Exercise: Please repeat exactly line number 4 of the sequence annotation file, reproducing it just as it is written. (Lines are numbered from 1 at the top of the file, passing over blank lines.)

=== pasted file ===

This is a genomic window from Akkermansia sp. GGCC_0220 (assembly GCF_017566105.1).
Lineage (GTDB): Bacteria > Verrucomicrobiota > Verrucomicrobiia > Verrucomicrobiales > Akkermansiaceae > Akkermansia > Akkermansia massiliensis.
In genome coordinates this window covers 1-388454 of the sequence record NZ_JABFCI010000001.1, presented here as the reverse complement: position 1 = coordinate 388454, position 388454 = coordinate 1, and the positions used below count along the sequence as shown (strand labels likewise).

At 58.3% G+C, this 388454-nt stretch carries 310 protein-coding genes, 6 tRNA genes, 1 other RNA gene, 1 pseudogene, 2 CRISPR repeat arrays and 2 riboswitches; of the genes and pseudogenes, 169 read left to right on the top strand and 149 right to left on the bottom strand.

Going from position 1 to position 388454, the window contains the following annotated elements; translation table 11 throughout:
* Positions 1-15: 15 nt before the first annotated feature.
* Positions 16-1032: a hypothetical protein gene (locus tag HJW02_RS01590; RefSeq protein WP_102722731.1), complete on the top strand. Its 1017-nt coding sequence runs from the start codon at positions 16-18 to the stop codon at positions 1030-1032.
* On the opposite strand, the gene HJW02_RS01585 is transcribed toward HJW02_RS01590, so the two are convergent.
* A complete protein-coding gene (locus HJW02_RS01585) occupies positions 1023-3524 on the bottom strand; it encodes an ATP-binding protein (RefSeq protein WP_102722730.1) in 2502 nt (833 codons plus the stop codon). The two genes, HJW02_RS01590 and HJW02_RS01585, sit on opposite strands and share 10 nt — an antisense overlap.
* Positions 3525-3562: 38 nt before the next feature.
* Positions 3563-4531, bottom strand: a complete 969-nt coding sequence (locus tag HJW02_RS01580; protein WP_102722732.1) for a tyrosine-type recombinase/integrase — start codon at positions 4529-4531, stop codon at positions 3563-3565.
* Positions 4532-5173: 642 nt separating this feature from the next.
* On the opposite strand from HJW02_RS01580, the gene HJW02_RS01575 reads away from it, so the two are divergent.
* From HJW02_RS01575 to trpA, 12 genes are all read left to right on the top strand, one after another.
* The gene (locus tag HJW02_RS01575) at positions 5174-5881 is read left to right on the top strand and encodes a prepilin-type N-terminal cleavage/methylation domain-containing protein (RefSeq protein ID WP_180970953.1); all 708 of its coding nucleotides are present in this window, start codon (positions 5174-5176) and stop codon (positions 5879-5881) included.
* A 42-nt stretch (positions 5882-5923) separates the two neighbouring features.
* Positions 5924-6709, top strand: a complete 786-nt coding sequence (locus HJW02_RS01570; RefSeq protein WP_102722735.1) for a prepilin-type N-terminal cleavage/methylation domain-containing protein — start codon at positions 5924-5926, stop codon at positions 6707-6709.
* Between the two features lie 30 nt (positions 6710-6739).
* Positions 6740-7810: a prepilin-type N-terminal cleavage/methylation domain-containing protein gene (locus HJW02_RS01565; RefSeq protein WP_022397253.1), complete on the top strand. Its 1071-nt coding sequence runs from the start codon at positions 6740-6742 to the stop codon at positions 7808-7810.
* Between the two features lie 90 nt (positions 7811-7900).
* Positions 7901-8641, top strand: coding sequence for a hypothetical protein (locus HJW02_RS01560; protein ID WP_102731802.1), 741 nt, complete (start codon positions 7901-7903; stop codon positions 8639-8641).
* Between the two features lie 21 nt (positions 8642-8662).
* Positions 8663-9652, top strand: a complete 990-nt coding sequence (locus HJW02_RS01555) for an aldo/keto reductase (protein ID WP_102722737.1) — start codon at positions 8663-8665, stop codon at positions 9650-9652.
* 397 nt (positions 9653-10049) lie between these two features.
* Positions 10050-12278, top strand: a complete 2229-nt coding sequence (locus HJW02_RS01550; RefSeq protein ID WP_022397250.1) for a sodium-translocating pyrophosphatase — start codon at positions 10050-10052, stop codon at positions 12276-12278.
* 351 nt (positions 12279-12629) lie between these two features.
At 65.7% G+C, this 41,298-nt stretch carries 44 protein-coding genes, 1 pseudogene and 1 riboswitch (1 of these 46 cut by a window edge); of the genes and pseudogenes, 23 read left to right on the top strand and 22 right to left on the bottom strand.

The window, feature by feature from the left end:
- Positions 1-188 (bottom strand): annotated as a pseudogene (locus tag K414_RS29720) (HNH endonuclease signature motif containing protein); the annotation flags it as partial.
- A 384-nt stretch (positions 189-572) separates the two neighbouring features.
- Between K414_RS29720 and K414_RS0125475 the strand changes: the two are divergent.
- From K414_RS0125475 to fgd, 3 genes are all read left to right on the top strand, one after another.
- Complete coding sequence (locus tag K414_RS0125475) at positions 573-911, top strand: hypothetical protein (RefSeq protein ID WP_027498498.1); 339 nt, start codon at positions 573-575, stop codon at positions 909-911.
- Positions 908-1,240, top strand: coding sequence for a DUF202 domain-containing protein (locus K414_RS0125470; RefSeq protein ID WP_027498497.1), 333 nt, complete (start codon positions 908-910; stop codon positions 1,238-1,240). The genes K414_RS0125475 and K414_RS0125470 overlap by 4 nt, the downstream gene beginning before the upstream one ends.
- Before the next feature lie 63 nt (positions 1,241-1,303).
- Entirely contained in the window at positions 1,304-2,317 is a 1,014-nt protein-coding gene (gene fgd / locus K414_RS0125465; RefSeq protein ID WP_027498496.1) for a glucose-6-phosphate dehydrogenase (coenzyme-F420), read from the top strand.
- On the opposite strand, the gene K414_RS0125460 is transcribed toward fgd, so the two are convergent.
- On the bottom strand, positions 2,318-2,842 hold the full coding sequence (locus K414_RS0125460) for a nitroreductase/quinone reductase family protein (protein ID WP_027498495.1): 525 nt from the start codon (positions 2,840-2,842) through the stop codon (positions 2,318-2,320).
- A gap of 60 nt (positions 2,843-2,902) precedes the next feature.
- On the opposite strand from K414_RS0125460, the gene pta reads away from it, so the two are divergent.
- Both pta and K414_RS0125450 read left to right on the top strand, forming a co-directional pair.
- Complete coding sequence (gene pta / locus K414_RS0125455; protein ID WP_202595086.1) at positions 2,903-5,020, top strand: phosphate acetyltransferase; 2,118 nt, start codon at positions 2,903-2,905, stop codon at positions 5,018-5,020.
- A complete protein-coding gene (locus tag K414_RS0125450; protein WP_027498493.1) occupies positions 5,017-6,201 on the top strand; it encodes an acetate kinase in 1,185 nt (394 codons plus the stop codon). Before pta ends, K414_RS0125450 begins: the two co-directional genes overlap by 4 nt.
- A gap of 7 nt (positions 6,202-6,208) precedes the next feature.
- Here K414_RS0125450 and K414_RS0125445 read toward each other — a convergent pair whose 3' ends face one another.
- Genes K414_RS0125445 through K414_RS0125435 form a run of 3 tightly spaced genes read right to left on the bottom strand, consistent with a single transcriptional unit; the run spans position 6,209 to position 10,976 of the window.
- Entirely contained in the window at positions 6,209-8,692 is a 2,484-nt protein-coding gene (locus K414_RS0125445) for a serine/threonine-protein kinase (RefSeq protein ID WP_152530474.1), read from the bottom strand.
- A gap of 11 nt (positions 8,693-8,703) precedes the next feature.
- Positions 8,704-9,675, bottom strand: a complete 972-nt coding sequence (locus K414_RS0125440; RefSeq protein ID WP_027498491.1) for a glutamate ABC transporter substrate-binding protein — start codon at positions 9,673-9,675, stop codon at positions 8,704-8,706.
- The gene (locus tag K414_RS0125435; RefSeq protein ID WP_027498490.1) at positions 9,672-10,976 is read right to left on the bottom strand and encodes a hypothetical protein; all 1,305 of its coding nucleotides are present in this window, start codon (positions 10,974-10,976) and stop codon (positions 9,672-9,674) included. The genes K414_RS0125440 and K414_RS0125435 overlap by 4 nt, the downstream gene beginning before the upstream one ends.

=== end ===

At 58.3% G+C, this 388454-nt stretch carries 310 protein-coding genes, 6 tRNA genes, 1 other RNA gene, 1 pseudogene, 2 CRISPR repeat arrays and 2 riboswitches; of the genes and pseudogenes, 169 read left to right on the top strand and 149 right to left on the bottom strand.